PHOTO STORY: India's city of widows

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PHOTO ESSAY: India’s city of widows

David Shaw shows the life of the women India doesn’t want.

The town of Vrindavan, in north India, has a very old history. It is a sacred place for many religions, eg. Hinduism, and the Hare Krishna movement. The town is also where thousands of widows live - women whose husbands have died. They traditionally spend the rest of their lives with their religion.

They live together in ashram temples, and they pray and chant to Krishna all day. For this, they get a bed and small amounts of rice and water. They also beg on the streets to get a bit more money.

But recently, these traditions are changing: NGOs and international fashion designers are teaching the women to make textiles and other crafts. And they get money for this. The widows have lessons in Bengali, English and Hindi literacy, and get financial and healthcare support.

When their husbands die, the widows are seen as bad luck and too difficult to look after. They families send them to Vrindavan. They live simple, poor lives together, but they help each other and still have dignity.

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A widow in the Radha Kunjashram, Vrindavan, (‘the city of widows’).

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A widow enters an ashram in Radhakund where Maitri, an Indian NGO, is running a day of free health service to widows.

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A widow sits in the door of her government ashram. She is one of the ‘lucky’ ones. Many other women have to ask for money on the street to rent somewhere to live.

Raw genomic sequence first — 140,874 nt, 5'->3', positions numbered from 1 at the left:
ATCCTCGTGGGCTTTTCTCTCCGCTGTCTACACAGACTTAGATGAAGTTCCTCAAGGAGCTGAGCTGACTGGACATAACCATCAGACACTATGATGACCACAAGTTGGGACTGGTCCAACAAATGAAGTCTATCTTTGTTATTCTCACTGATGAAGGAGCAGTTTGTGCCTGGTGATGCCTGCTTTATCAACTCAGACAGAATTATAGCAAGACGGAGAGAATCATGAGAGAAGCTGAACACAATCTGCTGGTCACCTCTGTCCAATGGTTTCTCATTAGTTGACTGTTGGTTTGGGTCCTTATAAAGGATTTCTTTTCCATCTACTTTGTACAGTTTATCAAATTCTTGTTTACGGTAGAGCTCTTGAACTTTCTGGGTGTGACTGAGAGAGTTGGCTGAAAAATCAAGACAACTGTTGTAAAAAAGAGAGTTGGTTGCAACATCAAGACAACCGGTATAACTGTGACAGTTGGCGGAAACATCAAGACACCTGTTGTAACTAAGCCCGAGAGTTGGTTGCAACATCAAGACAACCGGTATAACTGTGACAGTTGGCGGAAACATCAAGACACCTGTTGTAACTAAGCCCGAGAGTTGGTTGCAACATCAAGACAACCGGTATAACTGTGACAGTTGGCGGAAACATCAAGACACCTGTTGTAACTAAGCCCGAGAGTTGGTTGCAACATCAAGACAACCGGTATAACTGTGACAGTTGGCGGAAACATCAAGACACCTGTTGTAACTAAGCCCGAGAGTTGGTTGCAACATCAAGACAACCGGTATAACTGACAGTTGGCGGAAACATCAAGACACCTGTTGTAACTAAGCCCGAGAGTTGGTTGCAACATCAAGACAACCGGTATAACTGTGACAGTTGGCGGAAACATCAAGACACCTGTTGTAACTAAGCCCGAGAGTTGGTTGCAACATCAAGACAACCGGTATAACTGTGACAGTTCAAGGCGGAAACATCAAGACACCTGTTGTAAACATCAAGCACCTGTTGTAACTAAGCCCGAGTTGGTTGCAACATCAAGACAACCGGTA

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Women cook in their rooms at the Swadher Matila Ashram.

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With the help of Indian NGO Sulabh, widows make textiles that are sold in local markets. The women are also being trained by Kopal, a New York-based fashion designer.

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Widows also make incense sticks, to be sold at local markets. The women are paid a percentage of what is sold.

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The women are now learning to read and write in Bengali, English and Hindi.

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A widow in Meera Sahabhagini Ashram, Vrindavan.

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A woman holds an old picture of her and her now-deceased husband.

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Basanti Dasi, aged 70, in her room at the Radha Kunj Ashram.

David Shaw is a photojournalist, now living in Beirut, Lebanon


(This article has been simplified so the words, text structure and quotes may have been changed)